Breakfast at Yolk, Chicago

I used to put on weight when I visited US even for periods as short as a week until I realized that I have to stay off sweets and muffins. This time around, the weather helped with working off extra calories. Some of the other tricks involve not eating muffins which come on the side of an order of fruits and yoghurt. It was easy to find places with calorie count indicated with each dish. This works as long as you stay off uncharted bits like salad dressing or bread and butter on the side.

Chicago has wonderful Italian restaurants, and Asian restaurant with amazingly good sushi. I’m told by a local authority that there are wonderful Indian restaurants; in fact such a diversity that you can eat at places which specialize in regional Indian food.

Whatever you eat, its good to remember that it started off as 96% water. It got tastier as the water was replaced by butter.


I don’t think I had paid much attention to Kobe before the great Hanshin earthquake of January 1995. Images coming out of this area were so striking (such as this photo of the Hanshin elevated expressway after the quake), and so many people were affected, that Kobe remained in view for several months. The port city seems to have recovered completely, although I’m told that shipping volumes have dropped off since then.

In my mind Kobe is also associated with a personal rediscovery of the now-famous Japanese writer Haruki Murakami. I’d read him very long ago, when he was first being published in translation. Then, around the beginning of the century, The Family bought a collection of short stories by Murakami called "After the Quake", built in and around Kobe after the earthquake. We read through this together, and then read all of Murakami’s books and stories in the subsequent years.

So now, planning a work trip to Kobe seems like planning to meet a blogger whose posts I read every now then: I have a rough idea of what to expect, but I’m sure that there will be much to surprise. Fortunately I chose a hotel close to Sannomiya station, since it was close to work, but then found that it is also the core district, with a lot to do. It happens to be close to the port, and the artificial island in the bay which holds the airport.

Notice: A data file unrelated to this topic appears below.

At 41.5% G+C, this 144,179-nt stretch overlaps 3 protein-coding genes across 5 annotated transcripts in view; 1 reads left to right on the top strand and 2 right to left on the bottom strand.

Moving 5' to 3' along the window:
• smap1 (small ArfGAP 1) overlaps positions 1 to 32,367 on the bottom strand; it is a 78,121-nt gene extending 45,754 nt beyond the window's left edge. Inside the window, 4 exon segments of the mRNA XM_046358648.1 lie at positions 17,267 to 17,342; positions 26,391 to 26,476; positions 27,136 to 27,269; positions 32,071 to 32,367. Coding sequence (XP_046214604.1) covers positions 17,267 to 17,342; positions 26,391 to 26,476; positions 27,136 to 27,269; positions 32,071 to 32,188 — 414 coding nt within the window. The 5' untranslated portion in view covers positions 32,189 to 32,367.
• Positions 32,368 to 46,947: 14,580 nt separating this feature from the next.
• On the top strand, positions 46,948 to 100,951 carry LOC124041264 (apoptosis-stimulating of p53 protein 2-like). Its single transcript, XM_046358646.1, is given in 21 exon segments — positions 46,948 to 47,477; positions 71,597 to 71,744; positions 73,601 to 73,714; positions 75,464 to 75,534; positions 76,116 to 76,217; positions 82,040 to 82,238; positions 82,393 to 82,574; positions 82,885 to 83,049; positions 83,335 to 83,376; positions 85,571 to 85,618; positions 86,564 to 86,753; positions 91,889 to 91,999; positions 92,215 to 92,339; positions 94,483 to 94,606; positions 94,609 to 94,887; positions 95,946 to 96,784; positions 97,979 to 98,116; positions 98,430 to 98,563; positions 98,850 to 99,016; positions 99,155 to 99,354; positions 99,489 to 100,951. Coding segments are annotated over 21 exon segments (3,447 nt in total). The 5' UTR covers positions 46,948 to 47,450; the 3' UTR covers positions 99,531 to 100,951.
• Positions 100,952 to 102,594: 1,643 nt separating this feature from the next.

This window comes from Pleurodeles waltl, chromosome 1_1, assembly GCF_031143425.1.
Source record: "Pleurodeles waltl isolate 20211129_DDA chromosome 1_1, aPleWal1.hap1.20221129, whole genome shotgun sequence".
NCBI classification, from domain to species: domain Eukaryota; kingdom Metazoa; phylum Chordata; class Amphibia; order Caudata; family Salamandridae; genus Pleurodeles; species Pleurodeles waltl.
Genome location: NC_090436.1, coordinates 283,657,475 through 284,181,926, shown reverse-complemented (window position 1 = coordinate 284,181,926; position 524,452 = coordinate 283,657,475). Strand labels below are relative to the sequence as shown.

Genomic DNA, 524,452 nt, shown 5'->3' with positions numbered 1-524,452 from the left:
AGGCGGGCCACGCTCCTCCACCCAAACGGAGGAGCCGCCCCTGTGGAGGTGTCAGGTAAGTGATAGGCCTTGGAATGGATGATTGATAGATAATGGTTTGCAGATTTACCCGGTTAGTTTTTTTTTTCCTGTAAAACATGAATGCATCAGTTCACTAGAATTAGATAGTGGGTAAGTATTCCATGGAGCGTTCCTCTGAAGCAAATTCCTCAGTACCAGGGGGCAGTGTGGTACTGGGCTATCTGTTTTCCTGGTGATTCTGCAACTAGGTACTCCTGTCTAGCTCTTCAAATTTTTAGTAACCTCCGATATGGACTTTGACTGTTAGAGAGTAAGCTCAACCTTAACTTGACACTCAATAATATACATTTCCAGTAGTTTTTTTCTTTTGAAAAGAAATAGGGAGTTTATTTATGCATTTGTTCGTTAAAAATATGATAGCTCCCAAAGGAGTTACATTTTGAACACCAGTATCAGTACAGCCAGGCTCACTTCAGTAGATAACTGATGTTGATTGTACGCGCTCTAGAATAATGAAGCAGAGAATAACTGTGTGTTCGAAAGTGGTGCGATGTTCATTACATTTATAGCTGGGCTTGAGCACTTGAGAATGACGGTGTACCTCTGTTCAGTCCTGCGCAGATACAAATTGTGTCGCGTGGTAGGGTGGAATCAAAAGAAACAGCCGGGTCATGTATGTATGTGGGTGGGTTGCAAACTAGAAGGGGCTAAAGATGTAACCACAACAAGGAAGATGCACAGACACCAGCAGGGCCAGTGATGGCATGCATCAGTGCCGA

The song of minminzemi is a quite popular sound effect that represents “a hot summer day” in Japanese manga. If you draw a sound effect “min min min” in the background of your manga, you don’t have to make your manga character say “Man, I’m boiling.” You don’t even have to draw a cicada! —Semi, cicada

Japan is perhaps the best country in the world for part time tourists. When you are busy at work from 8 in the morning to 8 in the evening and still want to get a feel of local life, Japan obliges by being open around the clock; so when I’m up to it, I’m sure that I’ll get to see Kobe Harborland, the Akashi Kaikyo bridge, the night view from Mount Rokko, the Chinatown, and Kobe’s jazz-bars. There will be time for beef and sushi. I’ll try to take a little time out to go see the Ikuta-Jinja shrine. I would have liked to take a half day off to go see the Himeji castle, but with restoration work on, perhaps this is not the best year to visit. An off-the-beaten-track thing which I hope to do is to go see the K computer, one of the world’s first petaflops computers, and still one of the fastest in the world.

I guess mid-July is a little too early for one of the incredible things about summer in Japan: the sound of cicadas. On the other hand it is not too early for the humid heat of summer, and not too late for the occasional days of torrential rains. It might feel exactly like Mumbai.